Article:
Alex Barnett blog


August 2008 - Posts

The Great Bungee Jump

Well, the great Bungee Jump has come. Martin Plaehn, CEO of Bungee Labs has shared the news of the company the letting go of 15 regular employees and contractors. Unfortunately, I am among this set of affected Bungee Labs employees.

A Voyage of Discovery

As Martin explained in today's post, Bungee Labs has been on a voyage of discovery. There are many lessons for me and the company to take away from the whole experience of the last year or so, but the bottom line is that we were overly optimistic about what it takes to achieve the rate and scale of developer adoption - real traction - and therefore the development of killer apps by the developer community that would drive the platform and the business forward at the velocity that makes a VC-backed venture "interesting".

So where does Bungee Labs go from here? Well, I think Martin eluded to the key clue:

"Over the next several months, Bungee Labs will lay out the course for a business object solution framework for user configurable enterprise-class applications that demonstrate these principles"

It'll be very interesting to see how this manifests and the impetus it will provide to the platform's adoption.

No Regrets

No regrets, none at all. When I considered the opportunity of joining Bungee Labs (and by doing so leave a relatively safe harbor in order to do so) I knew of the risks involved. Bungee Labs' mission was - and still is - of the kind that aims to "change the world". To have been a member of the team tasked with realizing the company's hugely ambitious mission has been nothing short of an entirely worthwhile and educational pursuit.

In my mind at least, Bungee Labs has made its mark in the brave new world of cloud computing. It has opened the eyes to many in the industry about what might be and can be. It has made cloudy ideas and visions more concrete and helped to define the concepts a (Platform as a Service, or PaaS) and memes that are contributing to the next generation of cloud computing platforms.

I've learned a great deal in the past 16 months working closely with a very talented, smart and creative set of teammates. And although it is probably unfair to call out individuals - for it implies those not mentioned weren't of similar caliber (which is not the case) -  I do want to thank Martin Plaehn, Bungee Labs' CEO in particular for his mentorship during my tenure at Bungee Labs' and from whom I've learned an enormous amount management and leadership. I'll also miss the inane banter with Ted in those podcasts we put together (and the "Shushee"  lunches).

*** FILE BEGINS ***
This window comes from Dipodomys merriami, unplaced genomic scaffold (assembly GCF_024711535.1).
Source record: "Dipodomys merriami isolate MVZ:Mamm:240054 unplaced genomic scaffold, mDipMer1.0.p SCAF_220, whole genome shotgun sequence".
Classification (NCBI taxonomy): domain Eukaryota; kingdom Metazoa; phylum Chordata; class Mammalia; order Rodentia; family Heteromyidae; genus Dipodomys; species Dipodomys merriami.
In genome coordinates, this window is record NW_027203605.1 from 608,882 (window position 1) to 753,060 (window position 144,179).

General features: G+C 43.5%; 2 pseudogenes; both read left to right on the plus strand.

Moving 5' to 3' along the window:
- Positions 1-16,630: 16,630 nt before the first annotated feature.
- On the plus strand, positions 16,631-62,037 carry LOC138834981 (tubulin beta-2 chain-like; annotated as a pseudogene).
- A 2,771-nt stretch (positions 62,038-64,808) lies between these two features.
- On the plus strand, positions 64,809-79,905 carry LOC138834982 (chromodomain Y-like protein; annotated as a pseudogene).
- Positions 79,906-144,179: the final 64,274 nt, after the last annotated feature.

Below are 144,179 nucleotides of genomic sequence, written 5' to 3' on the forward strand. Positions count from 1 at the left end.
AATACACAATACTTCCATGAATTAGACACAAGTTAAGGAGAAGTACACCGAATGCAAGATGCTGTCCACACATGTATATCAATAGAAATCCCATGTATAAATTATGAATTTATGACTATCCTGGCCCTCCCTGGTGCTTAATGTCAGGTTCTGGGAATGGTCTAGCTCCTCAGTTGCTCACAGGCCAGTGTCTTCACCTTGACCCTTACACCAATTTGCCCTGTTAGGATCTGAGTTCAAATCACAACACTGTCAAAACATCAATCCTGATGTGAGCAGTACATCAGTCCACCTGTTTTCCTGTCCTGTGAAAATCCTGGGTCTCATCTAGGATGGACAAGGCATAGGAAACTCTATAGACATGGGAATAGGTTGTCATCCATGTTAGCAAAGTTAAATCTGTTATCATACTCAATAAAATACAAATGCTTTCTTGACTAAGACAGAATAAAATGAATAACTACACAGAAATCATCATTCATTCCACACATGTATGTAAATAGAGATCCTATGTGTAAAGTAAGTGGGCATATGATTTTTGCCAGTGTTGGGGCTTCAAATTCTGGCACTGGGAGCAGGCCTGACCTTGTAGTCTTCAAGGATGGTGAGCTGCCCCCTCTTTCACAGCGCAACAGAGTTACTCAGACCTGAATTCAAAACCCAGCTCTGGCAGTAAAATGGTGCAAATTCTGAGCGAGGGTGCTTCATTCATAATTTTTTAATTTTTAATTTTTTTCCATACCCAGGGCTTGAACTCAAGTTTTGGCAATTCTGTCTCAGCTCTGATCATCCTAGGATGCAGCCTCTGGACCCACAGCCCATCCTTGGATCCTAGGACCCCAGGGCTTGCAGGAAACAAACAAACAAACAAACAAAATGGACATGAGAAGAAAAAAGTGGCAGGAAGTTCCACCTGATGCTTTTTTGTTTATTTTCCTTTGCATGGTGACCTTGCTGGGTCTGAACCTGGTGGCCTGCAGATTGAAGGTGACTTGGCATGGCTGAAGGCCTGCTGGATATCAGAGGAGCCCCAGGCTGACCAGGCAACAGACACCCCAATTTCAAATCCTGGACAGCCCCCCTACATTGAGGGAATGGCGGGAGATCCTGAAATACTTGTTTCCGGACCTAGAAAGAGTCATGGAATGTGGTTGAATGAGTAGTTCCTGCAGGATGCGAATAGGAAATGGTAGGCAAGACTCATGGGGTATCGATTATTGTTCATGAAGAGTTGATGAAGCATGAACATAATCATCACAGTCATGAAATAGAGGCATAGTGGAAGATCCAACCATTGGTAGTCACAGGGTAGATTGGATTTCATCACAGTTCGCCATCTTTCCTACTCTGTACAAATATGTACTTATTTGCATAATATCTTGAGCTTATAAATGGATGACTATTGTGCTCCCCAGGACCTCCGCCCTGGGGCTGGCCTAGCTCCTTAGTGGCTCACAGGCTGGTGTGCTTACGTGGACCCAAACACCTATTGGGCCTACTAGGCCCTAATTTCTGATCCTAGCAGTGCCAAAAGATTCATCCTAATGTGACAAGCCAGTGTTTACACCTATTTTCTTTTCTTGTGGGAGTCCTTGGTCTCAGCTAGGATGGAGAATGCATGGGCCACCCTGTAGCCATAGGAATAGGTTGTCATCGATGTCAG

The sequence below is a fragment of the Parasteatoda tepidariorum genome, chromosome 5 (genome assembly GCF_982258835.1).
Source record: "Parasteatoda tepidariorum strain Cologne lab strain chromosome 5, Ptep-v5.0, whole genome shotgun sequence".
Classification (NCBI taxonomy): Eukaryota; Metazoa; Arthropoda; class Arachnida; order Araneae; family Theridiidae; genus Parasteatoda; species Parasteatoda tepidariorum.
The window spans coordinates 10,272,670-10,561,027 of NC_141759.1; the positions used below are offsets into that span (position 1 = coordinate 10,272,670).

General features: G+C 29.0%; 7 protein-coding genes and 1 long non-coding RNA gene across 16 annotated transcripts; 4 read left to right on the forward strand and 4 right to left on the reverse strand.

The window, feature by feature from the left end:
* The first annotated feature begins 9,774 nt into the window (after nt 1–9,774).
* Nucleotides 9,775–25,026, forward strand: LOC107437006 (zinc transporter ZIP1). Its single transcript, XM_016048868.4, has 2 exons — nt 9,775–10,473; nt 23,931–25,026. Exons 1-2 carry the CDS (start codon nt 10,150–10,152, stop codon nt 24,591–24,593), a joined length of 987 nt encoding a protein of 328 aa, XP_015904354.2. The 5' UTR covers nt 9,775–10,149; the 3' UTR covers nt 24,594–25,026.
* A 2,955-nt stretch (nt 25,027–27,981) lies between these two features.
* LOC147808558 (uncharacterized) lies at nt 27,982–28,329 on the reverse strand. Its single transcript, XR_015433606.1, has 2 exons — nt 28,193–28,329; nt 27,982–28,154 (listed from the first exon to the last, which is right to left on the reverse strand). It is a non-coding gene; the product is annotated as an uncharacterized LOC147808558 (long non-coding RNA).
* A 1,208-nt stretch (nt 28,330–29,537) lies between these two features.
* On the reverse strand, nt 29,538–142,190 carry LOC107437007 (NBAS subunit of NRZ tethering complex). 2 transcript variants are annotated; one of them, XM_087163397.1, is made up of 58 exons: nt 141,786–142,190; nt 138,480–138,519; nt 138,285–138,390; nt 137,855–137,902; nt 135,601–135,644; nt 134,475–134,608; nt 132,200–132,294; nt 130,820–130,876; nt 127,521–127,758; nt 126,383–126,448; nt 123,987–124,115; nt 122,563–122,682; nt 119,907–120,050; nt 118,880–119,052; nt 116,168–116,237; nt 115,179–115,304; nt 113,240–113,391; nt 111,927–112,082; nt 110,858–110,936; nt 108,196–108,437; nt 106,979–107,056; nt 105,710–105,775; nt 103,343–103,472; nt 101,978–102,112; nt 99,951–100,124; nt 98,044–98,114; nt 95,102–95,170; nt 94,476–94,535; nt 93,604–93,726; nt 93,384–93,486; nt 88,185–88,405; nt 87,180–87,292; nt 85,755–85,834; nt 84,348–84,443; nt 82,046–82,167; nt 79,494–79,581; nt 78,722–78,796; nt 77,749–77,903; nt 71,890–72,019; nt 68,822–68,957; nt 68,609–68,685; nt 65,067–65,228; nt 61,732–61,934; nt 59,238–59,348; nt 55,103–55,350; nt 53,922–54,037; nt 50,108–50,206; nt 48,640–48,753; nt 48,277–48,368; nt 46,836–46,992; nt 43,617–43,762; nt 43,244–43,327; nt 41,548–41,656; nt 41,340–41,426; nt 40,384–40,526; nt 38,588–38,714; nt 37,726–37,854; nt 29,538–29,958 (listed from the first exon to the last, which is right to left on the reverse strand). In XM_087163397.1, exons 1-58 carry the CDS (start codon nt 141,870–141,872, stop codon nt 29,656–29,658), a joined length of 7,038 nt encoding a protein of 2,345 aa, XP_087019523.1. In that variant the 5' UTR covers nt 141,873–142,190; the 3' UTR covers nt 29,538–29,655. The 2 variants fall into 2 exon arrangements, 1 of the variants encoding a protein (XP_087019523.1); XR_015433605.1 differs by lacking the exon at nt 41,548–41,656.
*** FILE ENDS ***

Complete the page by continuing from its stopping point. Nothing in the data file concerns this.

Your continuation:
What Next?

And so...on to my next adventure. What will that be exactly? Frankly, I have no idea yet...but whatever it is, I need to know I'll be trying to change the world :-)

I'm open to if you have some, please get in touch.

How ADO.NET Data Services came to be (formerly known as Project Astoria)

Pablo Castro has recounted some of his timelined memories about how "Project Astoria" evolved from a lunch time conversation to bits in .NET 3.5 SP1 and Visual Studio 2008 SP1 now known as ADO.NET Data Services Framework). Nice write up.

Three memories of my own to add to the story:

1. I was reading up on the whole REST thing in the summer of 2006 - its origins, philosophy and design patterns. I knew there was something interesting going on and some potential dots to join, but I wasn't sure which dots...So I collated and circulated a bunch of research / links to the team, then blogged the links (I liked How I explained REST to my wife. More recently see Explaining REST to Damien Katz). I got a few proverbial (and some literal) blank stares as I shared my enthusiasm for REST, asking how we could apply the ideas to the various projects we were working on. It was Pablo, and (as Pablo attests) Britt Johnston (now a PUM for SQL Business) who were able to develop the initial conceptual leaps into something more concrete like a Think Week Paper and a prototype demo.